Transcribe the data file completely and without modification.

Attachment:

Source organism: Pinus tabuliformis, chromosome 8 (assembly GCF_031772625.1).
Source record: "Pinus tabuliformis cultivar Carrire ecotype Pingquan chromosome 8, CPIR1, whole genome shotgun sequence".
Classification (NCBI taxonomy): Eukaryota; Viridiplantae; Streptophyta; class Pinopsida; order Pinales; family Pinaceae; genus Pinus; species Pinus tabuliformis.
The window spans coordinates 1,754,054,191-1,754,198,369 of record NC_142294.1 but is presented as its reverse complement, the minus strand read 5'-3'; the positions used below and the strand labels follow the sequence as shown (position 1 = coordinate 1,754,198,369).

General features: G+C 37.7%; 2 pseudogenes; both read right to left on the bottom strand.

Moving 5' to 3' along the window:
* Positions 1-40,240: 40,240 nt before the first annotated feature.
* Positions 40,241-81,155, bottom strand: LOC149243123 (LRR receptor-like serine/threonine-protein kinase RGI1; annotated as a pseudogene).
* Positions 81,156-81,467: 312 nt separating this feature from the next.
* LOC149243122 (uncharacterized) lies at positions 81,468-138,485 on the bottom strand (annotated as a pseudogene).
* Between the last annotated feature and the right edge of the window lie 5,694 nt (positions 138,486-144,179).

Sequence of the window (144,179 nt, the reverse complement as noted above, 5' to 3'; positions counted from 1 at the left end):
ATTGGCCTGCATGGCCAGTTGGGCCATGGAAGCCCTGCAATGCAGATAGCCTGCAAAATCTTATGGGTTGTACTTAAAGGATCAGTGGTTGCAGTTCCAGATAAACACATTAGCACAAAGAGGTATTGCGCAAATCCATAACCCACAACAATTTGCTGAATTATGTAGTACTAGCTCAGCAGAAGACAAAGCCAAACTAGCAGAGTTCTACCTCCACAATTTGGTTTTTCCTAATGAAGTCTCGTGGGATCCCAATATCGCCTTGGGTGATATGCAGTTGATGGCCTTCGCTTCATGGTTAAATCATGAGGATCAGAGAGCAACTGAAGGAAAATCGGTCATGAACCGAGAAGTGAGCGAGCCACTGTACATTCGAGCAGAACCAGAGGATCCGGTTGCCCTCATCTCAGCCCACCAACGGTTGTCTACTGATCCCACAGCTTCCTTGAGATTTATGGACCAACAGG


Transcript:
Source organism: Pinus tabuliformis, chromosome 8 (assembly GCF_031772625.1).
Source record: "Pinus tabuliformis cultivar Carrire ecotype Pingquan chromosome 8, CPIR1, whole genome shotgun sequence".
Classification (NCBI taxonomy): Eukaryota; Viridiplantae; Streptophyta; class Pinopsida; order Pinales; family Pinaceae; genus Pinus; species Pinus tabuliformis.
The window spans coordinates 1,754,054,191-1,754,198,369 of record NC_142294.1 but is presented as its reverse complement, the minus strand read 5'-3'; the positions used below and the strand labels follow the sequence as shown (position 1 = coordinate 1,754,198,369).

General features: G+C 37.7%; 2 pseudogenes; both read right to left on the bottom strand.

Moving 5' to 3' along the window:
* Positions 1-40,240: 40,240 nt before the first annotated feature.
* Positions 40,241-81,155, bottom strand: LOC149243123 (LRR receptor-like serine/threonine-protein kinase RGI1; annotated as a pseudogene).
* Positions 81,156-81,467: 312 nt separating this feature from the next.
* LOC149243122 (uncharacterized) lies at positions 81,468-138,485 on the bottom strand (annotated as a pseudogene).
* Between the last annotated feature and the right edge of the window lie 5,694 nt (positions 138,486-144,179).

Sequence of the window (144,179 nt, the reverse complement as noted above, 5' to 3'; positions counted from 1 at the left end):
ATTGGCCTGCATGGCCAGTTGGGCCATGGAAGCCCTGCAATGCAGATAGCCTGCAAAATCTTATGGGTTGTACTTAAAGGATCAGTGGTTGCAGTTCCAGATAAACACATTAGCACAAAGAGGTATTGCGCAAATCCATAACCCACAACAATTTGCTGAATTATGTAGTACTAGCTCAGCAGAAGACAAAGCCAAACTAGCAGAGTTCTACCTCCACAATTTGGTTTTTCCTAATGAAGTCTCGTGGGATCCCAATATCGCCTTGGGTGATATGCAGTTGATGGCCTTCGCTTCATGGTTAAATCATGAGGATCAGAGAGCAACTGAAGGAAAATCGGTCATGAACCGAGAAGTGAGCGAGCCACTGTACATTCGAGCAGAACCAGAGGATCCGGTTGCCCTCATCTCAGCCCACCAACGGTTGTCTACTGATCCCACAGCTTCCTTGAGATTTATGGACCAACAGG